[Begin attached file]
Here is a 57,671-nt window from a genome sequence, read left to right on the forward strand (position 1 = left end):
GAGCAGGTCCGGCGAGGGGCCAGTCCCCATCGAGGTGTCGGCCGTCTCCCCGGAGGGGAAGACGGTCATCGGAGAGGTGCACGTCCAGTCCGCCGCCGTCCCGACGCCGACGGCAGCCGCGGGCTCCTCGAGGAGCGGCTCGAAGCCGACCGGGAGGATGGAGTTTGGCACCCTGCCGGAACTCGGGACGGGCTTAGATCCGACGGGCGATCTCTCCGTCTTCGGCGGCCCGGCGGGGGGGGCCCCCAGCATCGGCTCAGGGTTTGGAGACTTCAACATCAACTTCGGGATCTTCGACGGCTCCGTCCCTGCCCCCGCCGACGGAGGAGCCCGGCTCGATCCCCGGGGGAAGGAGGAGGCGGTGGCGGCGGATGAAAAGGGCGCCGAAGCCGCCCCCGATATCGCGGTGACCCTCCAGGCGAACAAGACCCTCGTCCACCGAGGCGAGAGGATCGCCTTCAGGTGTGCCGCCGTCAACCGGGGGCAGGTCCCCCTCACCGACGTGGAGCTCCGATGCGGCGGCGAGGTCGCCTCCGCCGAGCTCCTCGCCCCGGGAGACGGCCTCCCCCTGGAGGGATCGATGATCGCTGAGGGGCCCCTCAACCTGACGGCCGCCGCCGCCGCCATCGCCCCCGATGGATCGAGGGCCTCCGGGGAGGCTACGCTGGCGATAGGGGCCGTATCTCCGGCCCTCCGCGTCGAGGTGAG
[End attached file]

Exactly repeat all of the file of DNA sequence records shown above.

Here is a 57,671-nt window from a genome sequence, read left to right on the forward strand (position 1 = left end):
GAGCAGGTCCGGCGAGGGGCCAGTCCCCATCGAGGTGTCGGCCGTCTCCCCGGAGGGGAAGACGGTCATCGGAGAGGTGCACGTCCAGTCCGCCGCCGTCCCGACGCCGACGGCAGCCGCGGGCTCCTCGAGGAGCGGCTCGAAGCCGACCGGGAGGATGGAGTTTGGCACCCTGCCGGAACTCGGGACGGGCTTAGATCCGACGGGCGATCTCTCCGTCTTCGGCGGCCCGGCGGGGGGGGCCCCCAGCATCGGCTCAGGGTTTGGAGACTTCAACATCAACTTCGGGATCTTCGACGGCTCCGTCCCTGCCCCCGCCGACGGAGGAGCCCGGCTCGATCCCCGGGGGAAGGAGGAGGCGGTGGCGGCGGATGAAAAGGGCGCCGAAGCCGCCCCCGATATCGCGGTGACCCTCCAGGCGAACAAGACCCTCGTCCACCGAGGCGAGAGGATCGCCTTCAGGTGTGCCGCCGTCAACCGGGGGCAGGTCCCCCTCACCGACGTGGAGCTCCGATGCGGCGGCGAGGTCGCCTCCGCCGAGCTCCTCGCCCCGGGAGACGGCCTCCCCCTGGAGGGATCGATGATCGCTGAGGGGCCCCTCAACCTGACGGCCGCCGCCGCCGCCATCGCCCCCGATGGATCGAGGGCCTCCGGGGAGGCTACGCTGGCGATAGGGGCCGTATCTCCGGCCCTCCGCGTCGAGGTGAG